The 42-year-old is accused of filming a police officer as she lay dying on a Melbourne freeway. His lawyers say the charge of outraging public decency is invalid, but the prosecution maintains it exists under Australian law.

Lawyers for Richard Pusey, the man accused of filming a police officer as she lay dying on a Melbourne freeway, say investigators got “creative” when charging their client with a crime they say does not exist in Australia.
Key points:

  • Mr Pusey was pulled over for allegedly driving his Porsche at 149 kilometres per hour
  • A refrigerated truck then veered into four police officers, killing them at the scene
  • Police allege that instead of rendering assistance, Mr Pusey recorded a video

Lawyers for Mr Pusey, 42, today urged the Melbourne Magistrates’ Court to find that the charge of outraging public decency, which has been levelled against their client, is invalid.
“There’s nothing in our respectful submission about the valid existence of that charge in the state,” his barrister, Dermot Dann QC, said.
“The fact that someone creative has decided to charge Mr Pusey with this offence [says] nothing about the validity of the charge or whether it’s been recognised,” Mr Dann said.
As both sides continue to thrash out a possible plea deal, a clear sticking point has emerged about whether Mr Pusey committed an obscene or disgusting act by recording Leading Senior Constable Lynette Taylor in her final moments.
“Filming a scene is not necessarily an offence at all,” Mr Dann said.
“It’s not just filming the scene, it’s the scene that he was filming,” Magistrate Donna Bakos said.
On April 22, Mr Pusey was pulled over by Leading Senior Constable Lynette Taylor and First Constable Glen Humphris for allegedly driving his Porsche at 149 kilometres per hour on the Eastern Freeway.
Moments after two other officers joined them on the scene, a refrigerated truck, driven by Mohinder Singh, veered into the officers, who were killed in the crash.
Constable Glen Humphris, Senior Constable Kevin King, Leading Senior Constable Lynette Taylor and Constable Joshua Prestney were killed in the crash on April 22.(Supplied: Victoria Police)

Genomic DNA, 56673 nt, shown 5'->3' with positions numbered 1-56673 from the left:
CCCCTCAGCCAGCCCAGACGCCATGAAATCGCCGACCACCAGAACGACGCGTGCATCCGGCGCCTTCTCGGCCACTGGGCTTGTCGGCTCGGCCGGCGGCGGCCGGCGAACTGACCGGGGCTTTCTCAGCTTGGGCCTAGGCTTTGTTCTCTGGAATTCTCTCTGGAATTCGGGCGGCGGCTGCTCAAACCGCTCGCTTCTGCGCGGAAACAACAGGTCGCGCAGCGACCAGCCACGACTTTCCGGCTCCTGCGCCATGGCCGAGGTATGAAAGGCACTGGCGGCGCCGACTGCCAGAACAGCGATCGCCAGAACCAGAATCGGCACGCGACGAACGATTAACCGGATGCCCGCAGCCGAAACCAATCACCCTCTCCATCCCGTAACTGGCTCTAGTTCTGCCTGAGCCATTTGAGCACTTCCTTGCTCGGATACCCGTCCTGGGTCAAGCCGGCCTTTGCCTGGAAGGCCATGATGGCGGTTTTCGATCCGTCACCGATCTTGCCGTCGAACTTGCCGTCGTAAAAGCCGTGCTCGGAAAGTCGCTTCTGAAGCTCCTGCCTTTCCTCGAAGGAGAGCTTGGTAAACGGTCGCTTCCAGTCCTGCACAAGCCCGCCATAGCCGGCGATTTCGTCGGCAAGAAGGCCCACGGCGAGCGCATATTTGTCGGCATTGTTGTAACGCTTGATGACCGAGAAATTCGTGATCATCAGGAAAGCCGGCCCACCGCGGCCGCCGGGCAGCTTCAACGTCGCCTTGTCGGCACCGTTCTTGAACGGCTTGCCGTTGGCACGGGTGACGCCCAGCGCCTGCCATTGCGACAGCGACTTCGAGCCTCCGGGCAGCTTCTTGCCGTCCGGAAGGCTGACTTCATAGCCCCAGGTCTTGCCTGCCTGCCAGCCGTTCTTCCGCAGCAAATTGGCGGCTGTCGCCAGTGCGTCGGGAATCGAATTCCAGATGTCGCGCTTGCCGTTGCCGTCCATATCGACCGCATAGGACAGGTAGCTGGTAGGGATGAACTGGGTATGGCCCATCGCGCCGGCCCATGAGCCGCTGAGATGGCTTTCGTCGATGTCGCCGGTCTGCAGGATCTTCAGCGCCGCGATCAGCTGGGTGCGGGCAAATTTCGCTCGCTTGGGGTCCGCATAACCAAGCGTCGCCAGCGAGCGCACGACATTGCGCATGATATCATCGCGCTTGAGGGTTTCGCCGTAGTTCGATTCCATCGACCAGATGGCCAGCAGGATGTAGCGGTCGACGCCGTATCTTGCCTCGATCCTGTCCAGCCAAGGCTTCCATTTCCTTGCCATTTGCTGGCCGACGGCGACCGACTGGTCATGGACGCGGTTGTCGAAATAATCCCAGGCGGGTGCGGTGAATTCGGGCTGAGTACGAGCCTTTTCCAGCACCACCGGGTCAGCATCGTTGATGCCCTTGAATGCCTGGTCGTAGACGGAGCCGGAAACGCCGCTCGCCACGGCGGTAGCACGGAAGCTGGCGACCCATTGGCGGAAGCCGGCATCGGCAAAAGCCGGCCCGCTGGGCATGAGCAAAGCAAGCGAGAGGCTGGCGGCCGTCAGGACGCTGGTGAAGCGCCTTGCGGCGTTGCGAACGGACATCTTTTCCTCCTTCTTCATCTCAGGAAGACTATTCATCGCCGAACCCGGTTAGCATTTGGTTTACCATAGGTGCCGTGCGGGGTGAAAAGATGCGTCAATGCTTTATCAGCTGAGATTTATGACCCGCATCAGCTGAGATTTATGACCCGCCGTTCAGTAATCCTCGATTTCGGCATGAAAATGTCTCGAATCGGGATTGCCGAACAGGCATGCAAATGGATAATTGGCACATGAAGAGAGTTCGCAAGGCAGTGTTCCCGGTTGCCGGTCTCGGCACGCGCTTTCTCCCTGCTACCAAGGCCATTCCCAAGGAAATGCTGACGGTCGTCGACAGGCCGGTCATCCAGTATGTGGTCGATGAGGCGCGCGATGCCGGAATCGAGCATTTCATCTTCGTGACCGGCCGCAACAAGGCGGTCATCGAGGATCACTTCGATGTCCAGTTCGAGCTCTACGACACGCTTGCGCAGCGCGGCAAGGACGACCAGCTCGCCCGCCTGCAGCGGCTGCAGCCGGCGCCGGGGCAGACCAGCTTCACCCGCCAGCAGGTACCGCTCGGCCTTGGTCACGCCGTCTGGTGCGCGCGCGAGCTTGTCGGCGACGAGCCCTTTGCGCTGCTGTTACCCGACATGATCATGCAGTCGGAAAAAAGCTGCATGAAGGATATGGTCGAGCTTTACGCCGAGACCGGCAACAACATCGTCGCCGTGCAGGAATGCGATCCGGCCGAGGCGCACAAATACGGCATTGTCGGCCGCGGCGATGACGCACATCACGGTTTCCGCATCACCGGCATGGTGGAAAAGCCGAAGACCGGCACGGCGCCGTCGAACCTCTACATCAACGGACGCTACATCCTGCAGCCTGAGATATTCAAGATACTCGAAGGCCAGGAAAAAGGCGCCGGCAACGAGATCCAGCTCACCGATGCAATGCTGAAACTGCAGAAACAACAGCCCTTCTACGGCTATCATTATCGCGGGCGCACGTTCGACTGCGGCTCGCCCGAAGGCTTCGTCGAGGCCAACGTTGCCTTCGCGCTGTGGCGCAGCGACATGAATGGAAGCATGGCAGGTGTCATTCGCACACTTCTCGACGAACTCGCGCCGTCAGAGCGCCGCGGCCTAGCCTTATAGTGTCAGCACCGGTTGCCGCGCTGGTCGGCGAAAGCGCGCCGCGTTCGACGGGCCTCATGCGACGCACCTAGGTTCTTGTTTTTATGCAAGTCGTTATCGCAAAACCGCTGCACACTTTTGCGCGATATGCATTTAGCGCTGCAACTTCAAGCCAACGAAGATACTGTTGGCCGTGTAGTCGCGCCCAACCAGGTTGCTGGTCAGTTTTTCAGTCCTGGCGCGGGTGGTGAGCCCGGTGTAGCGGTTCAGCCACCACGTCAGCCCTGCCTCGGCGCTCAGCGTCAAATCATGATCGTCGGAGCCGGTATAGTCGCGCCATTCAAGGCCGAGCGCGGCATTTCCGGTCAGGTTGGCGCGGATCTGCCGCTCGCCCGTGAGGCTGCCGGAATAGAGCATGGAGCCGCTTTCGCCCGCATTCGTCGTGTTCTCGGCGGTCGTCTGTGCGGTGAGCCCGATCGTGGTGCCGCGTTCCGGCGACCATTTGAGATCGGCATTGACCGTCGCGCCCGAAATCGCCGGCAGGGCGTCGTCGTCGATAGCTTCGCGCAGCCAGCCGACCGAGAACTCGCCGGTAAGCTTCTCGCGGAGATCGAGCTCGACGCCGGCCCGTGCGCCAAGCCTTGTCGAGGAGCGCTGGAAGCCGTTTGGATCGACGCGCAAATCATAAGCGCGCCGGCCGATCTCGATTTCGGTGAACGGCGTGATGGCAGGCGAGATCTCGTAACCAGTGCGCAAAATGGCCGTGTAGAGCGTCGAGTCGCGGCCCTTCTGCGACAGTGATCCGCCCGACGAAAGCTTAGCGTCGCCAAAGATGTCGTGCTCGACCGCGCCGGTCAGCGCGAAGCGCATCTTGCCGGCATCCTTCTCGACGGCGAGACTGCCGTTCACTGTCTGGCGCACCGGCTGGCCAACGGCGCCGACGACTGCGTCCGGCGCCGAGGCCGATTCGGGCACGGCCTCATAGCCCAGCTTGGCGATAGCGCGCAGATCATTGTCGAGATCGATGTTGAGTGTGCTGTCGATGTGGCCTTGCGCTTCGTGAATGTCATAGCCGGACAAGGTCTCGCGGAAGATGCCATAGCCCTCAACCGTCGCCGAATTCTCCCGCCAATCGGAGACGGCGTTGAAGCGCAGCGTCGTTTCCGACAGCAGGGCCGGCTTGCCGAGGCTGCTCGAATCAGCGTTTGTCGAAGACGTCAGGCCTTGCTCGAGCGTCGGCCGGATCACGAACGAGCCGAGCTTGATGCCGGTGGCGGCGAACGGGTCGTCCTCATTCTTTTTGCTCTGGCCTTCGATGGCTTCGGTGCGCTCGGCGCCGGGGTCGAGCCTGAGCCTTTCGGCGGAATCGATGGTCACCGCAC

Police allege that instead of rendering assistance, Mr Pusey pulled out his phone and approached Senior Constable Taylor as she was pinned to the truck.
In the days and weeks after the incident, the 42-year-old was charged by police with 15 crimes including perverting the course of justice, possessing a drug of dependence, dangerous driving and failing to render assistance.
But today, Mr Dann said the charge of committing an act outraging public decency was “unusual” and “unrecognisable” in Victoria.
“This court could not be satisfied that the common law offence with which he’s been charged has been validly laid, or has a valid existence,” Mr Dann said.
But Crown prosecutor Robyn Harper told the Melbourne Magistrates’ Court that the offence Mr Pusey was being accused of did exist under Australian common law.
She pointed to six cases prosecuted in Australia where outraging public decency had played a role.
“This very court heard the offence of an act outraging public decency on the 8th of August 2014 and imposed a sentence of imprisonment of one month for that charge in that instance,” Ms Harper said.
“That indicates from the outset that this offence has been dealt with in this jurisdiction on a previous occasion.”
Pusey’s lawyers hope to avoid trial
But while the focus today was on what the parties could not agree on, there appears to have been a significant shift in the rhetoric around some of Mr Pusey’s alleged behaviour while filming the dying police officer.
Last week, his barristers told the court that Mr Pusey was not in fact taunting Lynette Taylor in the moments after the crash, but rather speaking to himself.
Today, Ms Harper was at pains to acknowledge this as she referred to the chronology of events on the day.
“The accused, your honour, activated the video function on his camera, walked slowly around the scene filming, focusing on the victims, zooming in and made two recordings, commentating, not taunting, but commentating and making comments to those around him,” Ms Harper said.
But she drew the court’s attention to the alleged tone, the manner and the words of Mr Pusey’s recording.
“A number of people at the scene indicate annoyance or distaste with his actions,” she said.
Mr Dann today reiterated his client’s hopes that many of the charges would be dropped and that the case could be resolved.
“We’re trying to avoid a trial,” Mr Dann said.
Mr Pusey’s hearing was today held online as Victoria continues to grapple with a second coronavirus surge, but it was plagued with technical issues.
At one point, Mr Pusey attempted to help the magistrate with her connectivity issues.
“Your honour I think it’s your side,” Mr Pusey said.
“If you turn the microphones off on the bench,” he said.
Mr Pusey will return to court in October.